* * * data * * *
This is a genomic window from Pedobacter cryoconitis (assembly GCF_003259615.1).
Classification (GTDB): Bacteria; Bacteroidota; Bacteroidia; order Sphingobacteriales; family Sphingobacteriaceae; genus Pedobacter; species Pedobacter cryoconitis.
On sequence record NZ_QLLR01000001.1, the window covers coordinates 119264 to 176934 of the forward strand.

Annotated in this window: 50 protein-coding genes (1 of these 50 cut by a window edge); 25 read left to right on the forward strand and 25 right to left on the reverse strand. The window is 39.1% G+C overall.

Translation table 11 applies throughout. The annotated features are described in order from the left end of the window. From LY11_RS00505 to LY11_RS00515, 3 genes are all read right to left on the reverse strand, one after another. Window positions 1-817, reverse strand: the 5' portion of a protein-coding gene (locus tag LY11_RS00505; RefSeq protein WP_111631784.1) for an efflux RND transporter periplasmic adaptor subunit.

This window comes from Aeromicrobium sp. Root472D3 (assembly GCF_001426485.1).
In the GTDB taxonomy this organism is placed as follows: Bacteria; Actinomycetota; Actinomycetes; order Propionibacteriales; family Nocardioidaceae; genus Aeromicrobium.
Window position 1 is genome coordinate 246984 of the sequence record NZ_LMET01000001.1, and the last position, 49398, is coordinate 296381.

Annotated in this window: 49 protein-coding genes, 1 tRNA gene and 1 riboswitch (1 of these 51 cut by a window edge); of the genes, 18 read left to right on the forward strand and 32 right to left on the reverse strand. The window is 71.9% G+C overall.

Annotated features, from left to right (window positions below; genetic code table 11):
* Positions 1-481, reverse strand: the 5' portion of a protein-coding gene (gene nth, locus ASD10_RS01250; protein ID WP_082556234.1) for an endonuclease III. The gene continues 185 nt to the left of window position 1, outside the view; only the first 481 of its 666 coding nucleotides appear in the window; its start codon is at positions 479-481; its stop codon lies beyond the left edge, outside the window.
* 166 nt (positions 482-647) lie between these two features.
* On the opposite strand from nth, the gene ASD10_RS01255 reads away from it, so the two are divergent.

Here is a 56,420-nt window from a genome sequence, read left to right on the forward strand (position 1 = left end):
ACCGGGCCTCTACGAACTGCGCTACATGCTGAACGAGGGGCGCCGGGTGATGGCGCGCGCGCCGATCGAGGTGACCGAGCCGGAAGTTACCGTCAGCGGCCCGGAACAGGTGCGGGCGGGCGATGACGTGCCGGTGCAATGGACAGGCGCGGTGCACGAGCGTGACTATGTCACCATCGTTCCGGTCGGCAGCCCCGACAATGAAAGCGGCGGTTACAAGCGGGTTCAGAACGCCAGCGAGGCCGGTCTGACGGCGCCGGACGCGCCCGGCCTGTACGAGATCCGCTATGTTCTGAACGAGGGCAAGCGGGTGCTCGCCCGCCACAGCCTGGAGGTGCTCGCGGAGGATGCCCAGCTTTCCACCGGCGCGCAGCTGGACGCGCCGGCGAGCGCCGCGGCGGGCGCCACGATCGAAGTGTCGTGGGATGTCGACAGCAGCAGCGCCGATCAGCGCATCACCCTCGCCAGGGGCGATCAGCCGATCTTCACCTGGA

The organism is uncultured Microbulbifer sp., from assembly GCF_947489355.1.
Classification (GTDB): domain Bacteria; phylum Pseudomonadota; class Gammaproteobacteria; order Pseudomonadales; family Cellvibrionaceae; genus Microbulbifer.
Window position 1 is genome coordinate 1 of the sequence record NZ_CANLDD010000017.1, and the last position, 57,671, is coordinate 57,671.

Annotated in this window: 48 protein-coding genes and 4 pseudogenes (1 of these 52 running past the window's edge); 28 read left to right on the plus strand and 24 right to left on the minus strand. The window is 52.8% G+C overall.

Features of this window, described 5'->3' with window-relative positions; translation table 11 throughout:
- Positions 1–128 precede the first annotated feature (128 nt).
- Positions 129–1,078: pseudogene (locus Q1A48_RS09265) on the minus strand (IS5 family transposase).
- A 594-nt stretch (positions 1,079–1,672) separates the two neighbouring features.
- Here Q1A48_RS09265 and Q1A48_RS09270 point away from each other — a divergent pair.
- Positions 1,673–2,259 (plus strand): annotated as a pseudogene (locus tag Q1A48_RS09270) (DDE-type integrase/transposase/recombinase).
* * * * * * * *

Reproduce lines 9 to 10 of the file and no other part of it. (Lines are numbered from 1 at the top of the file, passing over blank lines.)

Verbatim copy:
Annotated in this window: 49 protein-coding genes, 1 tRNA gene and 1 riboswitch (1 of these 51 cut by a window edge); of the genes, 18 read left to right on the forward strand and 32 right to left on the reverse strand. The window is 71.9% G+C overall.

Annotated features, from left to right (window positions below; genetic code table 11):